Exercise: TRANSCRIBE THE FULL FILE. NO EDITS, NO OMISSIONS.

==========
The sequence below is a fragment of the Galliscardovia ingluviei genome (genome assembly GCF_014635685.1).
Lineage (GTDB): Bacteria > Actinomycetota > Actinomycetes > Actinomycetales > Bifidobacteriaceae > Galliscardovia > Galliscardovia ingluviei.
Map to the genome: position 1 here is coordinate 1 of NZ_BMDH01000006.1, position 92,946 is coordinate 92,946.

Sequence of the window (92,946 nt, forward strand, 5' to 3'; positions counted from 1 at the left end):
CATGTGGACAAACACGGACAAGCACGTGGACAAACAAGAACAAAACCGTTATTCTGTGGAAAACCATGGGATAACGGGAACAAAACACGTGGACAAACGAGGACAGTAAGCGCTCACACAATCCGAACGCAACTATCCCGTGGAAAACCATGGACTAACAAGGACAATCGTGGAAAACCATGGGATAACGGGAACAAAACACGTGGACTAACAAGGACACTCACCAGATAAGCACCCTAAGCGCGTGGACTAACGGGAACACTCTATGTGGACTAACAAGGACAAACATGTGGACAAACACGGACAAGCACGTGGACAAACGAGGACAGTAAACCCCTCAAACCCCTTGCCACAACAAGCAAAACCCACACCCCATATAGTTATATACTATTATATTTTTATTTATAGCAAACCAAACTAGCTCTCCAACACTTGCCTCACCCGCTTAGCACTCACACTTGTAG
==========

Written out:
The sequence below is a fragment of the Galliscardovia ingluviei genome (genome assembly GCF_014635685.1).
Lineage (GTDB): Bacteria > Actinomycetota > Actinomycetes > Actinomycetales > Bifidobacteriaceae > Galliscardovia > Galliscardovia ingluviei.
Map to the genome: position 1 here is coordinate 1 of NZ_BMDH01000006.1, position 92,946 is coordinate 92,946.

Sequence of the window (92,946 nt, forward strand, 5' to 3'; positions counted from 1 at the left end):
CATGTGGACAAACACGGACAAGCACGTGGACAAACAAGAACAAAACCGTTATTCTGTGGAAAACCATGGGATAACGGGAACAAAACACGTGGACAAACGAGGACAGTAAGCGCTCACACAATCCGAACGCAACTATCCCGTGGAAAACCATGGACTAACAAGGACAATCGTGGAAAACCATGGGATAACGGGAACAAAACACGTGGACTAACAAGGACACTCACCAGATAAGCACCCTAAGCGCGTGGACTAACGGGAACACTCTATGTGGACTAACAAGGACAAACATGTGGACAAACACGGACAAGCACGTGGACAAACGAGGACAGTAAACCCCTCAAACCCCTTGCCACAACAAGCAAAACCCACACCCCATATAGTTATATACTATTATATTTTTATTTATAGCAAACCAAACTAGCTCTCCAACACTTGCCTCACCCGCTTAGCACTCACACTTGTAG